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Vojtass

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I started building my civilizations in 1991. I've seen every step in evolution of the series - it was worth it.. :)


@Maxwell McGee

You should also write something about expansions.

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RedWave247

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I've bee a long-time fan of the series, all the way back to the first one, which I played the heck out of. I still prefer IV over V, myself. I find V has a lot of stripped-down elements compared to IV. Though mind you, I've yet to get any of the expansions, so it could be a very different game with the expansion includes.

Though I do have one funny story: when I was playing the first Civ way back when, I tried playing it on the highest difficulty level (I think Deity). Just to see how hard it could be.

I was just discovering the wheel when another civilization rolled through with tanks and wiped me out.

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TheGreatPhoenix

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@RedWave247 you realize in civ 4, your highly technological advanced city with a military base, airfield and 17 million people living in it, could get destroyed by 3 guys with loincloths....


or that cultural victories were just waiting for a counter to tick over. or that your borders, that have been static for 1000 years got completely redone because your neighbor made a painting....


or that when the Koreans invent Christianity they would drink wine, something that they had not access to historically or in game.


or the fact that the difference between the different leaders of a single nation was just a +2 to culture.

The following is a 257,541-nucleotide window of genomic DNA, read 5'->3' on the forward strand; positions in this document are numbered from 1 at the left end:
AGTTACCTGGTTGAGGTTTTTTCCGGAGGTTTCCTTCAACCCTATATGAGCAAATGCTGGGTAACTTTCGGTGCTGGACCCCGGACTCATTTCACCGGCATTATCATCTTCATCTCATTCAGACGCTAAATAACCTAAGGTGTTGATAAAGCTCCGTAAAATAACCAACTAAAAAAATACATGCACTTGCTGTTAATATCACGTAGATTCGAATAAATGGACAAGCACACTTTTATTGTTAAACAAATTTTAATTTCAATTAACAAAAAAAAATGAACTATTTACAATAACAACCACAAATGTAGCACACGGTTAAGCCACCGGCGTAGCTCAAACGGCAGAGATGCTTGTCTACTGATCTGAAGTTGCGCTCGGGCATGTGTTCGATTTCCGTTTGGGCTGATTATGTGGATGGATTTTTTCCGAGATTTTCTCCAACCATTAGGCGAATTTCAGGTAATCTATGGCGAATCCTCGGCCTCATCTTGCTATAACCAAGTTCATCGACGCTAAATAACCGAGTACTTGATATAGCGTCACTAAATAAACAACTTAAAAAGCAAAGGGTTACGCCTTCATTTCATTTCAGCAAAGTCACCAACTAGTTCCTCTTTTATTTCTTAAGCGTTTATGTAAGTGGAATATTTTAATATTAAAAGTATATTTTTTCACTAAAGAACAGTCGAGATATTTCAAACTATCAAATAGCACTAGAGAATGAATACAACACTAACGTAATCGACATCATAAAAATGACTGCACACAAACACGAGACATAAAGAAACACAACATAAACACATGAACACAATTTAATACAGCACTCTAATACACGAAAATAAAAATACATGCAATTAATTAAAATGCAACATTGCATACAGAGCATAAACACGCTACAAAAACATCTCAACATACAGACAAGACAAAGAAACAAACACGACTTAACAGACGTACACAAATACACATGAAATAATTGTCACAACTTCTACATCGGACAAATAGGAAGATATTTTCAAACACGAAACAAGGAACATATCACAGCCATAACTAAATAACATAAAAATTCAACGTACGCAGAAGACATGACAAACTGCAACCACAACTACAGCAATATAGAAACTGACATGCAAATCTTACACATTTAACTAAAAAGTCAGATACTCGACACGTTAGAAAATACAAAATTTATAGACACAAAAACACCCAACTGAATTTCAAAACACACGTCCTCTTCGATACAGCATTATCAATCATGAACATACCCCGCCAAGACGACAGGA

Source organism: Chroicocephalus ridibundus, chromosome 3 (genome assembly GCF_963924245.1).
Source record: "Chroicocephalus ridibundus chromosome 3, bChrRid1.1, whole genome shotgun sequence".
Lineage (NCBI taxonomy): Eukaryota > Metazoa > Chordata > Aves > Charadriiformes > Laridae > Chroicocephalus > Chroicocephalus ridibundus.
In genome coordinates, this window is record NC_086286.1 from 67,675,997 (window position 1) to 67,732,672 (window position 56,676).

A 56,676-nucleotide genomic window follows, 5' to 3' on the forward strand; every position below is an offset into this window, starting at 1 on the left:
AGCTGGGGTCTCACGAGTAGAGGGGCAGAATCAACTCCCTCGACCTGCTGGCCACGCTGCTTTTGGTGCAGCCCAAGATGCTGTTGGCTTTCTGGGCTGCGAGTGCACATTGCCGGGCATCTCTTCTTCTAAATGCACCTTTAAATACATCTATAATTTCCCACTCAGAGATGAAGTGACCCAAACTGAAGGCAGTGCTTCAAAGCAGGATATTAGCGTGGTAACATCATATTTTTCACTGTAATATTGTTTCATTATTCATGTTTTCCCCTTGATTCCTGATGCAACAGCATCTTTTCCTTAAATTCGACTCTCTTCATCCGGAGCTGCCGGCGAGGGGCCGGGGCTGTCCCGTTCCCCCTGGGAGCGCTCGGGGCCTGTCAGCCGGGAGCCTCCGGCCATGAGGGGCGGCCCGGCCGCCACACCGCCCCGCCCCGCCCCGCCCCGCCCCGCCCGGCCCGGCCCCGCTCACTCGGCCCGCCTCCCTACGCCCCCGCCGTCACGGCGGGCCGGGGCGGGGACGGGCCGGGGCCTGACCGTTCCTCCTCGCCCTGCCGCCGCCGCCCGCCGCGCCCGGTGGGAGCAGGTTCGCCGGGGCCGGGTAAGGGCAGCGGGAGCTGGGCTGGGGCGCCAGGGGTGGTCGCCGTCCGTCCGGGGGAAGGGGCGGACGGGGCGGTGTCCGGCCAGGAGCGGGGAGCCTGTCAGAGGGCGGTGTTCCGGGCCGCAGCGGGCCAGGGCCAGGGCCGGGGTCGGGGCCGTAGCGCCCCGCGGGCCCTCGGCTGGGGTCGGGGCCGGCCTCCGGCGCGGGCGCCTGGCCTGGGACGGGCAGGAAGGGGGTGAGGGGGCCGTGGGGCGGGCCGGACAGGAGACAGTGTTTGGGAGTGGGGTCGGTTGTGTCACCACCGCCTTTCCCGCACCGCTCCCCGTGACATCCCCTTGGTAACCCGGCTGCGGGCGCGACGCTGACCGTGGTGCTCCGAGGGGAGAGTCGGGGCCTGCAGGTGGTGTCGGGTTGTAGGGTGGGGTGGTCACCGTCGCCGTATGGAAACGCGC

or that people could invent chemistry without knowing how steel works?


How can you say it is a striped down version when nearly every mechanic was archaic in design.

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RedWave247

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<< LINK REMOVED >> I didn't call it archaic. Don't put words in my mouth. I meant that there seem to be less gameplay options in IV compared to V. I wasn't even talking about historical accuracy in the slightest. Do you often hurt yourself jumping to conclusions?

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TheGreatPhoenix

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@RedWave247 @TheGreatPhoenix I never said you called it anarchic, I DID, before you toss around accusations and ridicule, you should endeavor to actually reading a comment. And after reading you going on about historical accuracy, and completely missing the point of a only vaguely related topic that I mentioned. I can only assume that as far as jumping to conclusions go, you seem to throw yourself of cliffs.


idiot

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Judeuduarte

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<< LINK REMOVED >> I once tried the same thing but if i rebember correctly I was destroyed by barbarians...

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RedWave247

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<< LINK REMOVED >><< LINK REMOVED >> Given how aggressive they get as the difficulty level rises, that wouldn't surprise me in the least.

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PETERAKO

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I can remember since civ 3 people were like "3 is not as good as 2" and then "4 is not as good as 3" and again "5 is not as good as 4"


kind of funny if you think that these complaints were probably from the same peolpe

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linkdarkside

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<< LINK REMOVED >>

i bet they will say 6 is not good as 5